View Full Version : Simply Swimming

May 4th, 2005, 12:22 PM
A master swimmer, a former Olympian said George! what I like about your coaching is that you make it so simple.

I really believe in just simply swimming. Many of the coaches use terms that you need a guide book to follow what they are talking about. I like to give a work out that is simple and they don't have to look at a board to see what has to be done next.

I never have to go to the end of the pool and explain the workout. This gives me time to watch every swimmer. During the workout I take one or two swimmers out of their group and work their stroke tech.

I like it simple.


May 4th, 2005, 02:05 PM
I like your style, George!

Sometimes it's frustrating to join in with a new masters team, and they're doing all these things I've never heard of. "Wazzat? Ten inverse pyramid fartlicks in 2:30 on 2:45, one breath, left leg only..." (Sounds like some of the odd poker games some people call, with all sorts of wild cards (that might change in the middle of the game...)) Sigh...

One team does (what seems to me) an odd series of sets. They don't specify a distance. They specify a time. Then you swim as far as you want in that time and rest the remainder of the time. And it's a series of times that increase and then decrease (such as 1:45, 2:00, 2:15 ... 3:00 and then back down), with 100s on 2:00 in between each time. The messy part to it is that some people will do an even number of lengths (such as 200 yards if the time is 2:45) and others will do an odd number (7 or 9 lengths) so that people start getting spread out at both ends of the pool (even though they match up swimmers with similar capabilities in a given lane.) Chaos, if you ask me.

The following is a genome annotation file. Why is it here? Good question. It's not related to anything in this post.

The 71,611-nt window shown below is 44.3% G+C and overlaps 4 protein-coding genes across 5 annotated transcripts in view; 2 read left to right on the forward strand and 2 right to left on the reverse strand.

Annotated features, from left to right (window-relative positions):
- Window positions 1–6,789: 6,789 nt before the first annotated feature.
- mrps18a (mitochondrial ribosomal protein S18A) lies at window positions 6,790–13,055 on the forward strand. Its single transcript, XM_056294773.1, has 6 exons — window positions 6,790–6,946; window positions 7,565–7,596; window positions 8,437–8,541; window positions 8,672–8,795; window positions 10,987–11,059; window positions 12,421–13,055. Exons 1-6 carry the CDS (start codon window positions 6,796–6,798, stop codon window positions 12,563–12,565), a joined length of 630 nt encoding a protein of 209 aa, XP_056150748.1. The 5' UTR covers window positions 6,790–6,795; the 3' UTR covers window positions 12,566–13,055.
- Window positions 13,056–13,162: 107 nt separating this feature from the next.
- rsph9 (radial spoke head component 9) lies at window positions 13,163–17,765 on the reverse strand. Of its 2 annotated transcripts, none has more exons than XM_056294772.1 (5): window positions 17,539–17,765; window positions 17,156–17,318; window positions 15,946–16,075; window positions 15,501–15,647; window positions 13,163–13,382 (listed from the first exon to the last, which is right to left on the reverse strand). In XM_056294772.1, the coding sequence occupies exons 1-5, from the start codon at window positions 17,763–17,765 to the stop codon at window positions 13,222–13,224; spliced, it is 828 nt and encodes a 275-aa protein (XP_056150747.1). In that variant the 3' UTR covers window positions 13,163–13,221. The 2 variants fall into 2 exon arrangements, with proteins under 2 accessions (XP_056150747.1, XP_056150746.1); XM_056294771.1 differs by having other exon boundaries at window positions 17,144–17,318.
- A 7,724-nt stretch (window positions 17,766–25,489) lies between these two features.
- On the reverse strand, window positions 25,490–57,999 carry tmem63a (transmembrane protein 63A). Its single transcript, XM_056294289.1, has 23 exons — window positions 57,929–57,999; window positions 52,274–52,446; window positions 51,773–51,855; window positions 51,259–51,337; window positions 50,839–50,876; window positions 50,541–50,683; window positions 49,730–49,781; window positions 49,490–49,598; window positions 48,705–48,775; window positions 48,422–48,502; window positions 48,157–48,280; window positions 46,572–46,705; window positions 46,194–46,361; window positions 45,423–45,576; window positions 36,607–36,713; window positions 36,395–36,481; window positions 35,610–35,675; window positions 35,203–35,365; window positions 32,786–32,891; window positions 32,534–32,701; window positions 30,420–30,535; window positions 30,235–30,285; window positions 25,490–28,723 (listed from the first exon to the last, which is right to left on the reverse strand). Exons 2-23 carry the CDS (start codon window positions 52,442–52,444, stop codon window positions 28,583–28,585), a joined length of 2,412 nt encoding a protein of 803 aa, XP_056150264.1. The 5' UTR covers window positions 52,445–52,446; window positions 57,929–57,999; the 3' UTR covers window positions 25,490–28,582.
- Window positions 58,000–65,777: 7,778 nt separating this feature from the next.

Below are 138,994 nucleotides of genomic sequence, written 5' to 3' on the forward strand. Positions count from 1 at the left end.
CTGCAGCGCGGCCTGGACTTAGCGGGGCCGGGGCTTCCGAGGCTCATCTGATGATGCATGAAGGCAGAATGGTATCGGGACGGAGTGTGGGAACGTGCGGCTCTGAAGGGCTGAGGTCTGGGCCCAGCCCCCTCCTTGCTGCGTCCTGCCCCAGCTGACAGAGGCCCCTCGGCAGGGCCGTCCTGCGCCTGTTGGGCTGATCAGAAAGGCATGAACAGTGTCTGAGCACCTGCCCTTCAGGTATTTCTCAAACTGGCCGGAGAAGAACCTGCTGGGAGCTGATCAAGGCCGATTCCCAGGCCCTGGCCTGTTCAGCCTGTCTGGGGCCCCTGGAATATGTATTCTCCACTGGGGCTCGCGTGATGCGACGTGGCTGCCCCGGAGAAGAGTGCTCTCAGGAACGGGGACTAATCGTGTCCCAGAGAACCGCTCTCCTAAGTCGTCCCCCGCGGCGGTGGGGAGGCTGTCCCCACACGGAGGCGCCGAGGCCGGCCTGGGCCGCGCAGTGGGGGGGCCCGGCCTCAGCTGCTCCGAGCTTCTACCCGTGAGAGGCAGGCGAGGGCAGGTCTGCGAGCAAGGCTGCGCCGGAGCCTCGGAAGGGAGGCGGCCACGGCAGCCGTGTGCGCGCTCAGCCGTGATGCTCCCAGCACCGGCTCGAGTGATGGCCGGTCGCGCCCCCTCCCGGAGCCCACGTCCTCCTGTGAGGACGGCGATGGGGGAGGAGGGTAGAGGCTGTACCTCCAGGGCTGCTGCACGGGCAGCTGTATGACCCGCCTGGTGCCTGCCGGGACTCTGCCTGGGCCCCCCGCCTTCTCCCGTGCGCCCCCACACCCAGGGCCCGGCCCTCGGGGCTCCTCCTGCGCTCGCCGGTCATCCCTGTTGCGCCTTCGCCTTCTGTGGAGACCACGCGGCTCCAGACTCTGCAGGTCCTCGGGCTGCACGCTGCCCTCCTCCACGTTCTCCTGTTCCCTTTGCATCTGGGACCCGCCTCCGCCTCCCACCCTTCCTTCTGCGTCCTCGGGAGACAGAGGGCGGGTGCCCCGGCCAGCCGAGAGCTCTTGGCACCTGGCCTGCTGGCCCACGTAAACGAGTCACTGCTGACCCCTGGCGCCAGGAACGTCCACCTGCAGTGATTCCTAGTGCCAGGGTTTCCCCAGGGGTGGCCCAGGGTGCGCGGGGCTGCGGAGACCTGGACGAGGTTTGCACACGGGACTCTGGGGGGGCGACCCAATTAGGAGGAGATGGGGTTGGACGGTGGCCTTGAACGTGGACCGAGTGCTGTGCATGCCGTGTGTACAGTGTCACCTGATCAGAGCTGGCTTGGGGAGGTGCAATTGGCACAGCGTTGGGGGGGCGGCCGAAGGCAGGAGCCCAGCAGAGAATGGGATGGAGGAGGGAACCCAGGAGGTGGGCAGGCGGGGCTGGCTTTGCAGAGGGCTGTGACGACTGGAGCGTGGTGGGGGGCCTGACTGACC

May 4th, 2005, 02:24 PM
After a good wu I have used the 5 minute swim. If we have a poor turnout, 2 each Lane 10 swimmers I blow the whistle at the start. They go for five minutes I blow the whistle at the end, some do 15, some as many as 20, they rest and another group starts. Then repeats, as many as 4, then warm down. They keep track of their own number of lengths for the next time we do this.